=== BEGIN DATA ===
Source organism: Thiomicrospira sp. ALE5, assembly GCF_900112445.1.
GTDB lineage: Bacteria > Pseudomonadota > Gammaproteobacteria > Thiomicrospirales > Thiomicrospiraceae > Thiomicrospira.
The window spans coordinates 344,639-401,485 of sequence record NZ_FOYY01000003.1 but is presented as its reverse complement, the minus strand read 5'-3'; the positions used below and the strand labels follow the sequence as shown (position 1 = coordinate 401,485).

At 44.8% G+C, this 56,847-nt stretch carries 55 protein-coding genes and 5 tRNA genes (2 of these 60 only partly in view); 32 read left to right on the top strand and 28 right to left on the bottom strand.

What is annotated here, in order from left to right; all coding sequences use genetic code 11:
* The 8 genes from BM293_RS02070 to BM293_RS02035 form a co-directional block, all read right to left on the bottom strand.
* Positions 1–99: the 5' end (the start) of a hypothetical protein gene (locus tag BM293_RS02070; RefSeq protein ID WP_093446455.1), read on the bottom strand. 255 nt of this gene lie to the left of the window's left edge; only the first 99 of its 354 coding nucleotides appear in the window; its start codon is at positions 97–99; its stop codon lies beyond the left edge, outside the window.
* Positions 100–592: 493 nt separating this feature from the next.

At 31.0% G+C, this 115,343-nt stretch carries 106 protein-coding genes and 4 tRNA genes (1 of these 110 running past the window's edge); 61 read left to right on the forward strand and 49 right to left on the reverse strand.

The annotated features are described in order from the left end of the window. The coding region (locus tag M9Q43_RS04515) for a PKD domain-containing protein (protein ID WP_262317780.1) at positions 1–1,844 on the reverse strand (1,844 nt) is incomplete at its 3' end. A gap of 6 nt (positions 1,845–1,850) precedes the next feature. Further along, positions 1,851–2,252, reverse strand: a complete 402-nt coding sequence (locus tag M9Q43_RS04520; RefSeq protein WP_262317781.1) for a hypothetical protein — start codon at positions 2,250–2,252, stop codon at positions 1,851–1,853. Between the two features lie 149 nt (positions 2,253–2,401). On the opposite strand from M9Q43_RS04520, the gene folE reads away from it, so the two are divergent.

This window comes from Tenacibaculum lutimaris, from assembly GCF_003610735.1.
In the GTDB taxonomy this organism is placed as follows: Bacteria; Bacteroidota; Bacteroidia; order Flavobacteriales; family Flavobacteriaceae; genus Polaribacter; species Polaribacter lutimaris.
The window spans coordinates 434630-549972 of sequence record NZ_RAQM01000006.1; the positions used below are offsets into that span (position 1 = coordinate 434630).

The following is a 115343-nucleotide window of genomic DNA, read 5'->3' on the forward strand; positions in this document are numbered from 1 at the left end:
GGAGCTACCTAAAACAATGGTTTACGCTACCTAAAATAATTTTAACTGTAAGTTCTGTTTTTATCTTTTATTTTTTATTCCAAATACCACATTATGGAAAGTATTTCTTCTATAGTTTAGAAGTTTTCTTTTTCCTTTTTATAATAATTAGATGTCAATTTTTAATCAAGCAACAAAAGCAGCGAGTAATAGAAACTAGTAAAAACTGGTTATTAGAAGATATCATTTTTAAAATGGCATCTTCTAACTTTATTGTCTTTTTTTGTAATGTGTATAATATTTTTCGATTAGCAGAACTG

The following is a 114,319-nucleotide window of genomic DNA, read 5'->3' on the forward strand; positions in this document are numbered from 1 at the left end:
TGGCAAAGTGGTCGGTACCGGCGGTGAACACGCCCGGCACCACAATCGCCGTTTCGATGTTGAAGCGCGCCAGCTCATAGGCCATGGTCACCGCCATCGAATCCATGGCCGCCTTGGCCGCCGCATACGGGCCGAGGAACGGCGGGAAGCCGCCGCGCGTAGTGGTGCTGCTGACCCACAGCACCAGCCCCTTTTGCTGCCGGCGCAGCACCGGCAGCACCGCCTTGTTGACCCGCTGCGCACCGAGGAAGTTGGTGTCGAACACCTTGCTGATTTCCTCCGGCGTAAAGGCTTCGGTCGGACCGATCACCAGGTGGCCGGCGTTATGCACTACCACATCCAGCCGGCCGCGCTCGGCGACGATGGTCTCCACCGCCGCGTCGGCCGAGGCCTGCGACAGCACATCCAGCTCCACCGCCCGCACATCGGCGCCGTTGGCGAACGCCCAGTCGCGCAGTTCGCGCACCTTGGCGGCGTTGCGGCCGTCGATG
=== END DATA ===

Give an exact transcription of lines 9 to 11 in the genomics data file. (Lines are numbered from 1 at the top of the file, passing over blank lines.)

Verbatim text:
At 31.0% G+C, this 115,343-nt stretch carries 106 protein-coding genes and 4 tRNA genes (1 of these 110 running past the window's edge); 61 read left to right on the forward strand and 49 right to left on the reverse strand.

The annotated features are described in order from the left end of the window. The coding region (locus tag M9Q43_RS04515) for a PKD domain-containing protein (protein ID WP_262317780.1) at positions 1–1,844 on the reverse strand (1,844 nt) is incomplete at its 3' end. A gap of 6 nt (positions 1,845–1,850) precedes the next feature. Further along, positions 1,851–2,252, reverse strand: a complete 402-nt coding sequence (locus tag M9Q43_RS04520; RefSeq protein WP_262317781.1) for a hypothetical protein — start codon at positions 2,250–2,252, stop codon at positions 1,851–1,853. Between the two features lie 149 nt (positions 2,253–2,401). On the opposite strand from M9Q43_RS04520, the gene folE reads away from it, so the two are divergent.

This window comes from Tenacibaculum lutimaris, from assembly GCF_003610735.1.